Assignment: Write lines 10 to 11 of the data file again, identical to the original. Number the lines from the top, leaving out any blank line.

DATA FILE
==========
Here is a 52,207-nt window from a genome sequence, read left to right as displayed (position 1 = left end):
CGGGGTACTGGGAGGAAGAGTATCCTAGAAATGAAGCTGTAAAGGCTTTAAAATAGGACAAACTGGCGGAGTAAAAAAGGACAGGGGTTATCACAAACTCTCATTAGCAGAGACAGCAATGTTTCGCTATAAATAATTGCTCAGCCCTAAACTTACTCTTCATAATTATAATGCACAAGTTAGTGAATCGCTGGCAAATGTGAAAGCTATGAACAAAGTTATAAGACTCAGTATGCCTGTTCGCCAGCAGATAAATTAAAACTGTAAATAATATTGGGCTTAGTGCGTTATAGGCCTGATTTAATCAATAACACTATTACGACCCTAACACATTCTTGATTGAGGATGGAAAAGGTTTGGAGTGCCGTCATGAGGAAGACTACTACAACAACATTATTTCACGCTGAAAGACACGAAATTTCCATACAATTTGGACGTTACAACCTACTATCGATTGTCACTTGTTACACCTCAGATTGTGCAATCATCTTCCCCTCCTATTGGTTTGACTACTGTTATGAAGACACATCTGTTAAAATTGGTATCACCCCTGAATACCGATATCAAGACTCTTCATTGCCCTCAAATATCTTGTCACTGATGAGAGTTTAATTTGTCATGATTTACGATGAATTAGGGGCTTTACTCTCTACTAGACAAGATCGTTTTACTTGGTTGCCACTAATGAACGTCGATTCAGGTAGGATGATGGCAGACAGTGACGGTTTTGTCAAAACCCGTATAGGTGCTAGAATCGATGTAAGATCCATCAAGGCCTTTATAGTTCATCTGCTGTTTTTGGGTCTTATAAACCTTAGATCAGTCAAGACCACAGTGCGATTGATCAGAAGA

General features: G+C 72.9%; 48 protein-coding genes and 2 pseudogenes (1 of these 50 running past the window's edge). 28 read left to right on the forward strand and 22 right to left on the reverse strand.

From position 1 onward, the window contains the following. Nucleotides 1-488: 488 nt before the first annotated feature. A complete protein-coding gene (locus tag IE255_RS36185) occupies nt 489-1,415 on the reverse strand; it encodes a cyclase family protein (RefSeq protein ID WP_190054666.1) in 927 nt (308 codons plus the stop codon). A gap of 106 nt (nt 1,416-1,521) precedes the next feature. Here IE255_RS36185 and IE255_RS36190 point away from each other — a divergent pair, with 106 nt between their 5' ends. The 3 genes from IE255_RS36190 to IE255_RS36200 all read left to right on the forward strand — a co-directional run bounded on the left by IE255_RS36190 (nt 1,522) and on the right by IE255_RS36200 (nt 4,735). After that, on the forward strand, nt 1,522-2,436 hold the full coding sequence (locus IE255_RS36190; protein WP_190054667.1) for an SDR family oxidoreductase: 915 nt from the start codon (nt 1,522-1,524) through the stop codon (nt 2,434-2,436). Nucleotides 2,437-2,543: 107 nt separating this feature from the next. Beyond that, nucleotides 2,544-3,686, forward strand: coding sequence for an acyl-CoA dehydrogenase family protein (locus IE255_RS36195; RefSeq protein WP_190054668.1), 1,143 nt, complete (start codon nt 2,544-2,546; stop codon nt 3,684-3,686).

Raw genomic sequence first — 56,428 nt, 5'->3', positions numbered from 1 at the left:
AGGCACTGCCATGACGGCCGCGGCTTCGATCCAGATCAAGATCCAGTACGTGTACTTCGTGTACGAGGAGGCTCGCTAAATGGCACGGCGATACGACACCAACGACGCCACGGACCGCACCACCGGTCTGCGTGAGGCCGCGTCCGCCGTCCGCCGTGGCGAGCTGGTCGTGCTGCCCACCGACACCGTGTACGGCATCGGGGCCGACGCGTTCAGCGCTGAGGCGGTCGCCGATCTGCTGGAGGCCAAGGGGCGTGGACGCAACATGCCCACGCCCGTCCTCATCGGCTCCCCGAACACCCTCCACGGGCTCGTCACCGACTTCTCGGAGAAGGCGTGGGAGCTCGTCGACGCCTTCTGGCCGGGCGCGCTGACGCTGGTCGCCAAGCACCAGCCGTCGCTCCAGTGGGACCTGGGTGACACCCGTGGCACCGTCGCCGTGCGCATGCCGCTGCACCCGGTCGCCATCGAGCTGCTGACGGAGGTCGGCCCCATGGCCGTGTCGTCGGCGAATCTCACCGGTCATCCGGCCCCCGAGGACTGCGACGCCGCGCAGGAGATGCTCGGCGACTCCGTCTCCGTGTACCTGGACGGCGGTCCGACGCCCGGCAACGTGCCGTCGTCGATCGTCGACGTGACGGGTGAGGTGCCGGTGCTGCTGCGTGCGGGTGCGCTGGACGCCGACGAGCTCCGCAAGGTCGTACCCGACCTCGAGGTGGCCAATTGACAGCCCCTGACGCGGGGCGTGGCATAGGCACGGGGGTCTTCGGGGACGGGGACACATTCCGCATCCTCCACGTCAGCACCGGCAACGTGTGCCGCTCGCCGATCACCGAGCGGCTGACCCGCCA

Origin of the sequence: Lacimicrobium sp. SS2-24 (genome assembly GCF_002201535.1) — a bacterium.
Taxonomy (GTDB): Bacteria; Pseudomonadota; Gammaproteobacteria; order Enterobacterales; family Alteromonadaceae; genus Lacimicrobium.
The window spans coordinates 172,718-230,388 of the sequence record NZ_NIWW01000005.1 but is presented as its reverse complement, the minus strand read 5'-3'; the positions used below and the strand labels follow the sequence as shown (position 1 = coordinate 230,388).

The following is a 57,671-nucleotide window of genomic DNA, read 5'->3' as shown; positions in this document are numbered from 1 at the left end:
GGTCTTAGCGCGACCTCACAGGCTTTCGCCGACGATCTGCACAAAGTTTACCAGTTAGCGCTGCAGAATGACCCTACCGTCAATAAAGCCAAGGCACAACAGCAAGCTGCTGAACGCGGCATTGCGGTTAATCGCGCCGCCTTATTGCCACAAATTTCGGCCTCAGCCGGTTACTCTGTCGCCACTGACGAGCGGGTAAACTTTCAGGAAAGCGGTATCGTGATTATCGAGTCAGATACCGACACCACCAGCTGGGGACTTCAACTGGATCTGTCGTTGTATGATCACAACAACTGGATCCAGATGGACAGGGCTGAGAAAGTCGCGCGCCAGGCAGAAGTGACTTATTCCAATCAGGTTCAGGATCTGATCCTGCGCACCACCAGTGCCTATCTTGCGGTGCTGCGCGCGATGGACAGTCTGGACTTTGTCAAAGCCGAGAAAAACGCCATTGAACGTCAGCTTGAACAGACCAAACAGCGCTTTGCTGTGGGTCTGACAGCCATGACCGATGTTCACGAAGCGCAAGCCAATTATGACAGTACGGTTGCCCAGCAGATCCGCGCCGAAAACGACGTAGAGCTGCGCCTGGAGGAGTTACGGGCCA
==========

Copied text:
The following is a 57,671-nucleotide window of genomic DNA, read 5'->3' as shown; positions in this document are numbered from 1 at the left end:
GGTCTTAGCGCGACCTCACAGGCTTTCGCCGACGATCTGCACAAAGTTTACCAGTTAGCGCTGCAGAATGACCCTACCGTCAATAAAGCCAAGGCACAACAGCAAGCTGCTGAACGCGGCATTGCGGTTAATCGCGCCGCCTTATTGCCACAAATTTCGGCCTCAGCCGGTTACTCTGTCGCCACTGACGAGCGGGTAAACTTTCAGGAAAGCGGTATCGTGATTATCGAGTCAGATACCGACACCACCAGCTGGGGACTTCAACTGGATCTGTCGTTGTATGATCACAACAACTGGATCCAGATGGACAGGGCTGAGAAAGTCGCGCGCCAGGCAGAAGTGACTTATTCCAATCAGGTTCAGGATCTGATCCTGCGCACCACCAGTGCCTATCTTGCGGTGCTGCGCGCGATGGACAGTCTGGACTTTGTCAAAGCCGAGAAAAACGCCATTGAACGTCAGCTTGAACAGACCAAACAGCGCTTTGCTGTGGGTCTGACAGCCATGACCGATGTTCACGAAGCGCAAGCCAATTATGACAGTACGGTTGCCCAGCAGATCCGCGCCGAAAACGACGTAGAGCTGCGCCTGGAGGAGTTACGGGCCA